The Audition, Part 3: After the Generals
Monday, February 13, 2012
By Julie Antti
The support that I have received from my friends and band-mates throughout the process of TBA General Auditions has been so important to my success. And by success, I mean looking professional and getting the auditors to laugh at me and, most importantly, me not blanking in the middle of the monologue…my biggest fear.
Once my monologue was chosen, I spent a good week studying it, editing and memorizing. Several friends were thankfully patient and sat with me while I learned the piece line by line, flailing to do it over and over again. During that week, I decided I should watch the video of Lily Tomlin performing the piece. That's when I started to lose hope. The way she did the piece was not how I heard it in my head, and it wasn't funny. I watched this comedian who I admired doing a part that I thought was really funny, but then it wasn't. My heart dropped. It was too late to choose something else, I already memorized this one. I just had to do the best I could with.
Actor Julie Antti. Photo: Martin Cooper
With so much doubt, I signed up for the dress rehearsal and felt that it would force me into learning the piece sooner so I would be that much more comfortable for the audition. And maybe I would get help making it funny. Additionally, I would have a chance to be in the space ahead of time and get a feel for the theater. I blocked the monologue the Tuesday before the dress rehearsal, and tried performing it for some friends the Thursday and again the Friday before. I could barely make it through. I was so nervous. I lost my lines, I couldn't remember my movement, it was insane, I could barely perform it for friends.
Dress rehearsal day, I wake up at 6:45am. The rehearsal was at 10:00am and I wanted to be 30 minutes early, just like we were directed for the audition. Surprisingly, I was able to eat breakfast, but only half and took the rest with me to go. Indeed I was there early and got to talk with one of the other actors. She was very friendly and didn't seem to mind sitting with me. She had done General before, and seemed to do a lot of shows. There were so many people in the class, and the instructor spent a lot of time in the beginning with people, and they got to do their monologue twice. I was actually terrified that I would have to do it twice. I hadn't been able to do it twice yet. I could do it once and then I forgot everything. So, when we were getting toward the end of the 2 hours of me sitting there anxious as hell, my leg was in serious pain (maybe just from sitting too long), which really sucked, and my heart pounded every time she called the next person. So, the instructor realizes that we are running out of time and she can't spend as much time with the remaining people. I'm torn, I don't want to do the piece twice, but I knew that I needed to. She finally calls my name, and I walk up the stairs, go back stage, I come out and introduce my piece. I take my opening position and start, two lines in I blank. I can't remember my line. I can't remember anything, "Just say something! Say something! Say anything! I'm doing some exercise, which is part of the monologue, and I just keep exercising. When, what felt like an eternity passed, something finally came out of my mouth. I don't remember what, but I said a couple more lines and ended the monologue, not in the right place. I knew I bombed. I did get a laugh, which was definitely a sign of encouragement. But the other actor I met before we started scurried out without saying goodbye. I knew it could be so much better, but I only had a week. The instructor gave me some very helpful notes and encouragement, as did another actor, which I heeded and I think definitely contributed to the final outcome of the piece.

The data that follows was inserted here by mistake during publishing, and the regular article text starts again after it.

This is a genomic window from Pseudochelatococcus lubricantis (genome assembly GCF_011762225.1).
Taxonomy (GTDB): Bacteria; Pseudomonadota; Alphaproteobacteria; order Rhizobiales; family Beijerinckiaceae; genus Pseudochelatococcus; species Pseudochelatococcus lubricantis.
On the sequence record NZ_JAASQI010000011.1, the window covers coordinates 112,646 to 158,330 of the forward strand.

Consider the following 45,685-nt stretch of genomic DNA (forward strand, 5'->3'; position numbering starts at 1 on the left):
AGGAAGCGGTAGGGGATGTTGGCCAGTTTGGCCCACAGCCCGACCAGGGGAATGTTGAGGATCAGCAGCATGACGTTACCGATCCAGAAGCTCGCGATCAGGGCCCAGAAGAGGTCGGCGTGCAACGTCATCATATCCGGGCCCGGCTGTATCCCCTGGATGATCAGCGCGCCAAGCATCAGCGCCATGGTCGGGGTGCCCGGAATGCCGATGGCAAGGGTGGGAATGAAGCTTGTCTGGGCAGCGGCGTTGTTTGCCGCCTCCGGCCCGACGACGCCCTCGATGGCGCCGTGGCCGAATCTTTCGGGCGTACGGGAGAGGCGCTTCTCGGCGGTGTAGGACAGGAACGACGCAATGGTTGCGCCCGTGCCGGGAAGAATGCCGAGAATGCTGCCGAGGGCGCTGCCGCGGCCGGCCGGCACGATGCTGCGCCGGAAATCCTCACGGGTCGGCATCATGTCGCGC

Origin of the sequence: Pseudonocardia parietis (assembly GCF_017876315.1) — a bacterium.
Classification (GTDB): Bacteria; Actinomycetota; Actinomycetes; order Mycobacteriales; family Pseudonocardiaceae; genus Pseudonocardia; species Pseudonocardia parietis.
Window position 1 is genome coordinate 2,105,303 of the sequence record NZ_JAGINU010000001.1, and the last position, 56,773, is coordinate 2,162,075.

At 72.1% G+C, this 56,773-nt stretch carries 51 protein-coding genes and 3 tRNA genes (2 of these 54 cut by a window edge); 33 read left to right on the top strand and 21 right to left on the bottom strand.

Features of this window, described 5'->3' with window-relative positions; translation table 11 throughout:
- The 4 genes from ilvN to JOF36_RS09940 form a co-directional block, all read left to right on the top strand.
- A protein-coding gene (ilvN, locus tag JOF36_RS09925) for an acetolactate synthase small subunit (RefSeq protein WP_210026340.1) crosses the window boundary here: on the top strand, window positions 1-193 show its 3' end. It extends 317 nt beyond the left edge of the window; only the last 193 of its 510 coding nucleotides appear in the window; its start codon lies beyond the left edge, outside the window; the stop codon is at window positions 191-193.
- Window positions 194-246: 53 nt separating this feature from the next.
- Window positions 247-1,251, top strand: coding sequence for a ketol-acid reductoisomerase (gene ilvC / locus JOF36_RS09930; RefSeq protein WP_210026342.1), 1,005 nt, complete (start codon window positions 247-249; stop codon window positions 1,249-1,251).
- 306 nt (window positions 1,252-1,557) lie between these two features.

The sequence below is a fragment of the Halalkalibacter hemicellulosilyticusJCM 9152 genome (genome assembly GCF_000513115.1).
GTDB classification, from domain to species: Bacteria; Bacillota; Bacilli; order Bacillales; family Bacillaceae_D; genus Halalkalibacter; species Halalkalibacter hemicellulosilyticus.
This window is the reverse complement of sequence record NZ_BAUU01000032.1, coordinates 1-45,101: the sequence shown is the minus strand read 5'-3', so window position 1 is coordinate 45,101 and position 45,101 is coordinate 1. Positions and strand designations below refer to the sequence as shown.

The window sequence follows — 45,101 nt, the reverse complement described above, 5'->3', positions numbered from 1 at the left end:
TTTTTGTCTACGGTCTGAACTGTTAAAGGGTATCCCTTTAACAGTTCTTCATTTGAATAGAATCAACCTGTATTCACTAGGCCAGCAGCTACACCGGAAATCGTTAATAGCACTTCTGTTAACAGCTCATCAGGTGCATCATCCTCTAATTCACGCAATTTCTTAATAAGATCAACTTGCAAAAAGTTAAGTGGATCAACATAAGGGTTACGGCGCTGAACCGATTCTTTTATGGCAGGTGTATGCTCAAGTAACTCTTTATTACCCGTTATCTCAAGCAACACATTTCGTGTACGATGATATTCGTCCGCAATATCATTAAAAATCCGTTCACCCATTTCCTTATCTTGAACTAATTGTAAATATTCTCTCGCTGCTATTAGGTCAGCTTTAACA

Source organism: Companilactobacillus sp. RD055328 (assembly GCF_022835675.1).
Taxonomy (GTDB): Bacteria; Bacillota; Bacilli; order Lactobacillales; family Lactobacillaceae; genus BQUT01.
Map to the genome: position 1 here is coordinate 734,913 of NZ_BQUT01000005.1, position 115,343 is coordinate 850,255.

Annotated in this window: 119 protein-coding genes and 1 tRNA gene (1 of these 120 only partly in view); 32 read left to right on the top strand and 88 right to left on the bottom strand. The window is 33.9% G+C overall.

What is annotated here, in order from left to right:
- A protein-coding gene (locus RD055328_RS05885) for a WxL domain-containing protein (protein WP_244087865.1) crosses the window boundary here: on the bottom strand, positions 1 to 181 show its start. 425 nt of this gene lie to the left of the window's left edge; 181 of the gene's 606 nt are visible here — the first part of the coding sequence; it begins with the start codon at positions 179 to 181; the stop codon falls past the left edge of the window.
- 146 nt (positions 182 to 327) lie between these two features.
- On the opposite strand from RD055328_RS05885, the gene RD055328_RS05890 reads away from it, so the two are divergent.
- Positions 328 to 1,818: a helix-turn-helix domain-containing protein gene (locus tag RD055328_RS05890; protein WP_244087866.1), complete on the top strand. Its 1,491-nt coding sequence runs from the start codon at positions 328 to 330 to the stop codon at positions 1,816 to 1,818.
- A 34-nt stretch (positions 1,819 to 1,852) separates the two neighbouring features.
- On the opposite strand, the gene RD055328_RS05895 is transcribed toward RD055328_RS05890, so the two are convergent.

I knew that I had to do the piece in front of people until I was comfortable with the movement and the words together. I called friends, roommates and co-workers to watch me, and I got more and more comfortable. Wednesday before Generals my director from my last show helped me out, and that's when the funny seemed to really come out. I had two days to get used to my new blocking and that really didn't seem like enough time.
Through all this I had new headshot taken and had to pick one. It seemed so crucial to my success to pick the right one. There were so many, and a lot of good candidates. I called out to my community for opinions and through that I was able to narrow it down to the one I thought was best. Several friends and my Mom helped me narrow it down and I really like the one that I ended up choosing.
The resume on the other hand fell to silent ears. No one seemed to know exactly what it should look like or what it should include, until my first blog went up. I received an email after just a couple days from a complete stranger who was appalled that I didn't receive help. I sent her my resume and she, having had volunteered at TBA Generals before and having some experience, helped me completely revamp my resume. I now feel so much more confident. Unfortunately, the monologue, I'm still not sold on, and will start looking for more options to build up my arsenal.
I have thus far received two requests for additional auditions as a result of TBA Generals. I am so happy I went through all of the stress, and thank my friends and family for their support.
Julie Antti is a Bay Area performer with a background in gymnastics, dance and comedy, and was recently the star of ShEvil Dead. She also loves playing music with her two bands: Bugs in Costumes and The HoneyBelles. firstname.lastname@example.org